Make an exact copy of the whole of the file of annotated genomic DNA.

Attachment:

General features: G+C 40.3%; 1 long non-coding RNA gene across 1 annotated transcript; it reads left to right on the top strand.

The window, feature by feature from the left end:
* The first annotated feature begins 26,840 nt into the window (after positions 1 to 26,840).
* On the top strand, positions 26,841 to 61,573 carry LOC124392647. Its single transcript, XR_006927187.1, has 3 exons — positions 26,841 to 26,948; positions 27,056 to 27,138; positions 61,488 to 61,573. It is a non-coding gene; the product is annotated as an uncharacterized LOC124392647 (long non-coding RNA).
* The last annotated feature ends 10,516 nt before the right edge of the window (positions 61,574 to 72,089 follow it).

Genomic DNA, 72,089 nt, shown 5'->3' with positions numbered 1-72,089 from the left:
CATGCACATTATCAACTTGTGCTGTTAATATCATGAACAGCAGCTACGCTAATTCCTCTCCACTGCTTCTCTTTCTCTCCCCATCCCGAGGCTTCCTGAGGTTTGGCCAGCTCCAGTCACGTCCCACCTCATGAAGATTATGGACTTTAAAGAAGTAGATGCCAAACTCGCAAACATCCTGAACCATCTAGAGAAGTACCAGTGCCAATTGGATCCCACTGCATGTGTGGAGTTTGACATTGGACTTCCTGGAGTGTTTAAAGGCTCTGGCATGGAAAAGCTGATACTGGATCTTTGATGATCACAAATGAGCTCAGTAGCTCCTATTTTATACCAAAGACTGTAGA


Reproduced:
General features: G+C 40.3%; 1 long non-coding RNA gene across 1 annotated transcript; it reads left to right on the top strand.

The window, feature by feature from the left end:
* The first annotated feature begins 26,840 nt into the window (after positions 1 to 26,840).
* On the top strand, positions 26,841 to 61,573 carry LOC124392647. Its single transcript, XR_006927187.1, has 3 exons — positions 26,841 to 26,948; positions 27,056 to 27,138; positions 61,488 to 61,573. It is a non-coding gene; the product is annotated as an uncharacterized LOC124392647 (long non-coding RNA).
* The last annotated feature ends 10,516 nt before the right edge of the window (positions 61,574 to 72,089 follow it).

Genomic DNA, 72,089 nt, shown 5'->3' with positions numbered 1-72,089 from the left:
CATGCACATTATCAACTTGTGCTGTTAATATCATGAACAGCAGCTACGCTAATTCCTCTCCACTGCTTCTCTTTCTCTCCCCATCCCGAGGCTTCCTGAGGTTTGGCCAGCTCCAGTCACGTCCCACCTCATGAAGATTATGGACTTTAAAGAAGTAGATGCCAAACTCGCAAACATCCTGAACCATCTAGAGAAGTACCAGTGCCAATTGGATCCCACTGCATGTGTGGAGTTTGACATTGGACTTCCTGGAGTGTTTAAAGGCTCTGGCATGGAAAAGCTGATACTGGATCTTTGATGATCACAAATGAGCTCAGTAGCTCCTATTTTATACCAAAGACTGTAGA